There is a montage of The Kid coming to his own and next thing you know, he's more popular than Matt Bomer or Joe Maganiello characters. It's hard to believe. Like this, there are many parts of the film that are hard to believe. The dancing is horrible. Mike moving in on Adam's sister and Adam not giving a hoot. Mike thinking he can get a business loan with horrible credit. Why does he even need a business loan? It's called the internet! Sell your Hurricane Katrina salvaged furniture on the net like the scavenger that you are. 
Who knows where the film failed. It might have been the script by Reid Carolin, who also played Brooke's tool of a boyfriend Paul, as this is first feature film script, but then I wouldn't put it pass Soderbergh to infuse the script with his film experiments that have plagued many of his films since the horribly experimental film Bubble.  There are scenes that just seem like they are ad-libbing and it just calls attention to the unfortunate truth that some of these actors aren't really that gifted.  The film teeters back and forth between comedy and drama so abruptly, you wonder if the writer has some bi-polar tendencies.  Plus, no one likes a sad stripper.

The film does have some nice editing up its sleeve, deftly cutting scenes abruptly here and there with great comic timing.  The dub-step intoxicated soundtrack makes for a good head bobbing trance while watching the film, but then the music ends and you realize that all you're left with is a headache.  As midnight numbers show, females will flock to see these hunky hombres strut their stuff, but they will shortly realize that their money will be better spent on real entertainment - actual male strippers.


No hat trick or quick sleight of hand can save you from the unevenness of Magic Mike, the new film from film auteur Steven Soderbergh. It tries. Believe me, it tries, having so many gorgeous men prancing and dancing about, it's definitely trying to pull one over you. It's the art of illusion. If you can see through all the flash and flair, you will notice that this film is trying to be something that it's not, and you will be disappointed.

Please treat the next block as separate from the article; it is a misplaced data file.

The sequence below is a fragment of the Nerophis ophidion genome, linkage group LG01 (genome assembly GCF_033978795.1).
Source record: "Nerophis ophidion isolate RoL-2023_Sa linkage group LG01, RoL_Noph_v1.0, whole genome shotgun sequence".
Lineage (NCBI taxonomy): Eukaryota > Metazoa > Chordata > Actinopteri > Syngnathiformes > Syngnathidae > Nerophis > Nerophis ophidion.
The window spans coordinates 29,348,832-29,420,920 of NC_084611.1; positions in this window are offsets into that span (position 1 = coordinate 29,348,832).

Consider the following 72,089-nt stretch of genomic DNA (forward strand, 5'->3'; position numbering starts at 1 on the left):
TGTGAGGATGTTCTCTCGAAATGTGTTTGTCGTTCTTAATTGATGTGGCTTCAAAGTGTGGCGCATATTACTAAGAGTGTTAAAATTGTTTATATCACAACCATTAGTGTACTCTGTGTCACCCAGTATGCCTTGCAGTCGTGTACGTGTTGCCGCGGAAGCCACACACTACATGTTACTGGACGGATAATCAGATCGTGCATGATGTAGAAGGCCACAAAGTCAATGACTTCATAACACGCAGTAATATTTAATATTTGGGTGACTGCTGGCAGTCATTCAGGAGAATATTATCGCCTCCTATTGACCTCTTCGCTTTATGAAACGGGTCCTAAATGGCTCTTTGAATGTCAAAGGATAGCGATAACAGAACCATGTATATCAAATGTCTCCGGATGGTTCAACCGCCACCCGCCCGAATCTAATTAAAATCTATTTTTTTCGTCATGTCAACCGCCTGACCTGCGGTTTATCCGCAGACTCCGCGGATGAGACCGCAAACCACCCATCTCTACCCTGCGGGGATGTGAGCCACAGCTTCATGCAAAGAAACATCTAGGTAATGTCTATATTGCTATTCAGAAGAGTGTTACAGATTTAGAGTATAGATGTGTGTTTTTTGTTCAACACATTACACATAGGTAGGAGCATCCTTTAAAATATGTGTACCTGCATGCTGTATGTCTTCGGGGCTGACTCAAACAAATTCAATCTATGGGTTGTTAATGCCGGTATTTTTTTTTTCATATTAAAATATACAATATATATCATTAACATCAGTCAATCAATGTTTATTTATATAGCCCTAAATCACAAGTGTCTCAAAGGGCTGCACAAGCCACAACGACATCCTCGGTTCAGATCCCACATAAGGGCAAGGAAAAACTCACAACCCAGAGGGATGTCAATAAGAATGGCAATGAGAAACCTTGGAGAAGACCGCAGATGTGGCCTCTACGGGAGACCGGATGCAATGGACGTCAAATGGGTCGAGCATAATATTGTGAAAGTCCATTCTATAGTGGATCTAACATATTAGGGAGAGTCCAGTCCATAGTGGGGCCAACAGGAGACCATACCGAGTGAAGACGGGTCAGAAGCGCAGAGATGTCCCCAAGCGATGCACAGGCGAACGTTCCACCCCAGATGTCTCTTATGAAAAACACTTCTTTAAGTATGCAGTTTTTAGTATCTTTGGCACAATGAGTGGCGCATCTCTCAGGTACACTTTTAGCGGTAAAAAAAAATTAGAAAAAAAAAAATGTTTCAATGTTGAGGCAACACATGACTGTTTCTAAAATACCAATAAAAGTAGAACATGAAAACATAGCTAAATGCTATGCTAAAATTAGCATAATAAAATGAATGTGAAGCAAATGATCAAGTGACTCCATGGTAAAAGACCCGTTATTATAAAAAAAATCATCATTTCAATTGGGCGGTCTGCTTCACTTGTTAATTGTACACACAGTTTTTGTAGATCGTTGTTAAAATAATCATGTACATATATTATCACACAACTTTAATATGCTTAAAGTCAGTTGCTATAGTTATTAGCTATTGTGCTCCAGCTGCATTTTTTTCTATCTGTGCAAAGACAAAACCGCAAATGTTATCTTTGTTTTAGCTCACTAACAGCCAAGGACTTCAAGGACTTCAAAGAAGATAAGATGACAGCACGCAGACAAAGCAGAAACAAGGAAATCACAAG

It's about a stripper, "Magic" Mike (Channing Tatum) that dreams of bigger and better things, such as owning a custom built furniture store that he hopes to open with his many book-pressed dollar bills that he gets from stripping. You see, stripping is just the means to an end, along with apparently 500 other jobs he has, one being roofing, where he meets slacker extraordinaire, Adam (Alex Pettyfer). The story swiftly changes focus on Adam and we see he doesn't really have a drive in life, just an over-protective and nagger extraordinaire sister, Brooke (Cody Horn). Mike introduces Adam into the world of stripping, where we meet Dallas (Matthew McConaughey), the man with a plan to get Xquisite, the male strip show, to Miami. Then, the film introduces the other characters, Ken (Matt Bomer), Tito (Adam Rodriguez), Big Dick Richie (Joe Maganiello), and Tarzan (Kevin Nash) in a delightful initiation scene for Adam but then the film forgets about those characters except for dance scenes that are meant more for comedy relief than actual sexiness. The lure and intrigue of money and the lifestyle of these genuine playboys tempt Adam further and further and he slowly starts making a name for himself with the moniker "The Kid" in the stripping scene. Of course, Brooke is not happy about this life decision, but Mike reassures her that he will take care of the kid. Even though Mike has this psychology major Joanna (Olivia Munn), who seems to enjoy Mike's many talents sans him asking questions, on speed dial, there is something about Brooke's squinty eyes and love for breakfast that get his feathers ruffled, so obviously Mike swoops in with his massive....charm to try to get at that, but wait, his peacock moves won't work on her. He will actually have to grow as a person.  All this happens while Adam continues to grow more into a "punk" as Gabriel Iglesia's Tobias would say.